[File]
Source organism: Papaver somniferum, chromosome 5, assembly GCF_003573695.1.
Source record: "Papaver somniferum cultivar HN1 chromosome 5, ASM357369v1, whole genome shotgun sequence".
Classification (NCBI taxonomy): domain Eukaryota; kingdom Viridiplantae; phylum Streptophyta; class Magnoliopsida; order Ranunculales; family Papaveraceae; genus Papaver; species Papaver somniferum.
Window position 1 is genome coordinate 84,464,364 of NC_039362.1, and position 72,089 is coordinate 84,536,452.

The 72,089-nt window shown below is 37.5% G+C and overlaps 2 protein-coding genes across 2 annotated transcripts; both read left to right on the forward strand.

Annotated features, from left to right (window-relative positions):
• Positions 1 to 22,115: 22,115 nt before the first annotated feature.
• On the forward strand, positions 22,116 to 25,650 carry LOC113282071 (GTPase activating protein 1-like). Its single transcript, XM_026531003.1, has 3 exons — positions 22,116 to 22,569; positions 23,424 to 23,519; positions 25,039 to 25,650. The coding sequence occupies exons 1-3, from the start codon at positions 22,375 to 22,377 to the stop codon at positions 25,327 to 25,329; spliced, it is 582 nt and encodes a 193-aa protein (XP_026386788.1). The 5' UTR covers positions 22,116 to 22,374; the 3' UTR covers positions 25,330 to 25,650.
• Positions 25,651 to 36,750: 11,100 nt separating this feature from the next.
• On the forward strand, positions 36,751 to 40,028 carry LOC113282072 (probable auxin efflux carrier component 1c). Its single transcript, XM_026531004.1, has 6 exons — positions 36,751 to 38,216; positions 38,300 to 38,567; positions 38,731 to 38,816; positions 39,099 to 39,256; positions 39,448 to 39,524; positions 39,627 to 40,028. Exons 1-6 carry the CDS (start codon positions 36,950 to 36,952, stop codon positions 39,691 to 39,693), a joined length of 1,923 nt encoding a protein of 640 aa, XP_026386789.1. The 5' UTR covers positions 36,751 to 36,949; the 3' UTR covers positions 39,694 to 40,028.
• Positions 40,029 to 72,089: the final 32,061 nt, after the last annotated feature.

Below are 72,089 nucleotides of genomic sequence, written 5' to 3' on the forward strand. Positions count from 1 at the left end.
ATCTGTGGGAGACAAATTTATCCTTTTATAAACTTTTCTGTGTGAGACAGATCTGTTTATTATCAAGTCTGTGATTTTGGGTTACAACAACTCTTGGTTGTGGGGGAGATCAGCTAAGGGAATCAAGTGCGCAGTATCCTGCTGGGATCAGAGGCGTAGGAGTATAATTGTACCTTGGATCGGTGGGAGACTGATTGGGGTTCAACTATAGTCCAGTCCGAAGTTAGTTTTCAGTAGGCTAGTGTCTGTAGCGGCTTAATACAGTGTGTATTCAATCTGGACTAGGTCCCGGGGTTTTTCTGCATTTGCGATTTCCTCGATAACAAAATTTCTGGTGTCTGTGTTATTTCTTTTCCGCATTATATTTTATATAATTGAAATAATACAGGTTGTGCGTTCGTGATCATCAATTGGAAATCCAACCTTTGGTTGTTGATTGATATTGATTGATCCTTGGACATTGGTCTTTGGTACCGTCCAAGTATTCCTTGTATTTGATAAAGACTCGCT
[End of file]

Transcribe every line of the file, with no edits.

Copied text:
Source organism: Papaver somniferum, chromosome 5, assembly GCF_003573695.1.
Source record: "Papaver somniferum cultivar HN1 chromosome 5, ASM357369v1, whole genome shotgun sequence".
Classification (NCBI taxonomy): domain Eukaryota; kingdom Viridiplantae; phylum Streptophyta; class Magnoliopsida; order Ranunculales; family Papaveraceae; genus Papaver; species Papaver somniferum.
Window position 1 is genome coordinate 84,464,364 of NC_039362.1, and position 72,089 is coordinate 84,536,452.

The 72,089-nt window shown below is 37.5% G+C and overlaps 2 protein-coding genes across 2 annotated transcripts; both read left to right on the forward strand.

Annotated features, from left to right (window-relative positions):
• Positions 1 to 22,115: 22,115 nt before the first annotated feature.
• On the forward strand, positions 22,116 to 25,650 carry LOC113282071 (GTPase activating protein 1-like). Its single transcript, XM_026531003.1, has 3 exons — positions 22,116 to 22,569; positions 23,424 to 23,519; positions 25,039 to 25,650. The coding sequence occupies exons 1-3, from the start codon at positions 22,375 to 22,377 to the stop codon at positions 25,327 to 25,329; spliced, it is 582 nt and encodes a 193-aa protein (XP_026386788.1). The 5' UTR covers positions 22,116 to 22,374; the 3' UTR covers positions 25,330 to 25,650.
• Positions 25,651 to 36,750: 11,100 nt separating this feature from the next.
• On the forward strand, positions 36,751 to 40,028 carry LOC113282072 (probable auxin efflux carrier component 1c). Its single transcript, XM_026531004.1, has 6 exons — positions 36,751 to 38,216; positions 38,300 to 38,567; positions 38,731 to 38,816; positions 39,099 to 39,256; positions 39,448 to 39,524; positions 39,627 to 40,028. Exons 1-6 carry the CDS (start codon positions 36,950 to 36,952, stop codon positions 39,691 to 39,693), a joined length of 1,923 nt encoding a protein of 640 aa, XP_026386789.1. The 5' UTR covers positions 36,751 to 36,949; the 3' UTR covers positions 39,694 to 40,028.
• Positions 40,029 to 72,089: the final 32,061 nt, after the last annotated feature.

Below are 72,089 nucleotides of genomic sequence, written 5' to 3' on the forward strand. Positions count from 1 at the left end.
ATCTGTGGGAGACAAATTTATCCTTTTATAAACTTTTCTGTGTGAGACAGATCTGTTTATTATCAAGTCTGTGATTTTGGGTTACAACAACTCTTGGTTGTGGGGGAGATCAGCTAAGGGAATCAAGTGCGCAGTATCCTGCTGGGATCAGAGGCGTAGGAGTATAATTGTACCTTGGATCGGTGGGAGACTGATTGGGGTTCAACTATAGTCCAGTCCGAAGTTAGTTTTCAGTAGGCTAGTGTCTGTAGCGGCTTAATACAGTGTGTATTCAATCTGGACTAGGTCCCGGGGTTTTTCTGCATTTGCGATTTCCTCGATAACAAAATTTCTGGTGTCTGTGTTATTTCTTTTCCGCATTATATTTTATATAATTGAAATAATACAGGTTGTGCGTTCGTGATCATCAATTGGAAATCCAACCTTTGGTTGTTGATTGATATTGATTGATCCTTGGACATTGGTCTTTGGTACCGTCCAAGTATTCCTTGTATTTGATAAAGACTCGCT